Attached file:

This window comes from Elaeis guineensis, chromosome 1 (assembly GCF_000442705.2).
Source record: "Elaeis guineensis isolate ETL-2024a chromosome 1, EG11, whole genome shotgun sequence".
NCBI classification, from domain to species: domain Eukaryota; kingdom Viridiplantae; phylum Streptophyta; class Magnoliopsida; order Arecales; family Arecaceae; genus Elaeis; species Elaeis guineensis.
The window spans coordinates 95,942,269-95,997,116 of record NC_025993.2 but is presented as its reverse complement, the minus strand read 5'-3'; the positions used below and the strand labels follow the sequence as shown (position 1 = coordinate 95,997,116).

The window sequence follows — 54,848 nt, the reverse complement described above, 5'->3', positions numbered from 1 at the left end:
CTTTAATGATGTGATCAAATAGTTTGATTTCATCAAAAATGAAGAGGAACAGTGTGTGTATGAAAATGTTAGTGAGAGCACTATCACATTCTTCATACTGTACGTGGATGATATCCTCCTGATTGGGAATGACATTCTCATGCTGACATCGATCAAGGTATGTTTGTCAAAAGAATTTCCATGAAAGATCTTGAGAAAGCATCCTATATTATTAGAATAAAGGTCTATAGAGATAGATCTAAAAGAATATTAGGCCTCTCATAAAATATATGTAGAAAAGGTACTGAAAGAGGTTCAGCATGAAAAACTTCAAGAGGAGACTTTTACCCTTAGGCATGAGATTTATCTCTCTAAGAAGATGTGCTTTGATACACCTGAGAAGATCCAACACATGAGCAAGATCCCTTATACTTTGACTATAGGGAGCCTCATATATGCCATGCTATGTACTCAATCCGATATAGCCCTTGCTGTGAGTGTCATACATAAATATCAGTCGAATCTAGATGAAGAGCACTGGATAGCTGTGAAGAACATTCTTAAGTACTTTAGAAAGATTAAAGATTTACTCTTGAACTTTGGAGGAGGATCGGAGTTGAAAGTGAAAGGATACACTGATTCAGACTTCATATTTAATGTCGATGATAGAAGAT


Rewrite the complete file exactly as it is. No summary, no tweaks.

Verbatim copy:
This window comes from Elaeis guineensis, chromosome 1 (assembly GCF_000442705.2).
Source record: "Elaeis guineensis isolate ETL-2024a chromosome 1, EG11, whole genome shotgun sequence".
NCBI classification, from domain to species: domain Eukaryota; kingdom Viridiplantae; phylum Streptophyta; class Magnoliopsida; order Arecales; family Arecaceae; genus Elaeis; species Elaeis guineensis.
The window spans coordinates 95,942,269-95,997,116 of record NC_025993.2 but is presented as its reverse complement, the minus strand read 5'-3'; the positions used below and the strand labels follow the sequence as shown (position 1 = coordinate 95,997,116).

The window sequence follows — 54,848 nt, the reverse complement described above, 5'->3', positions numbered from 1 at the left end:
CTTTAATGATGTGATCAAATAGTTTGATTTCATCAAAAATGAAGAGGAACAGTGTGTGTATGAAAATGTTAGTGAGAGCACTATCACATTCTTCATACTGTACGTGGATGATATCCTCCTGATTGGGAATGACATTCTCATGCTGACATCGATCAAGGTATGTTTGTCAAAAGAATTTCCATGAAAGATCTTGAGAAAGCATCCTATATTATTAGAATAAAGGTCTATAGAGATAGATCTAAAAGAATATTAGGCCTCTCATAAAATATATGTAGAAAAGGTACTGAAAGAGGTTCAGCATGAAAAACTTCAAGAGGAGACTTTTACCCTTAGGCATGAGATTTATCTCTCTAAGAAGATGTGCTTTGATACACCTGAGAAGATCCAACACATGAGCAAGATCCCTTATACTTTGACTATAGGGAGCCTCATATATGCCATGCTATGTACTCAATCCGATATAGCCCTTGCTGTGAGTGTCATACATAAATATCAGTCGAATCTAGATGAAGAGCACTGGATAGCTGTGAAGAACATTCTTAAGTACTTTAGAAAGATTAAAGATTTACTCTTGAACTTTGGAGGAGGATCGGAGTTGAAAGTGAAAGGATACACTGATTCAGACTTCATATTTAATGTCGATGATAGAAGAT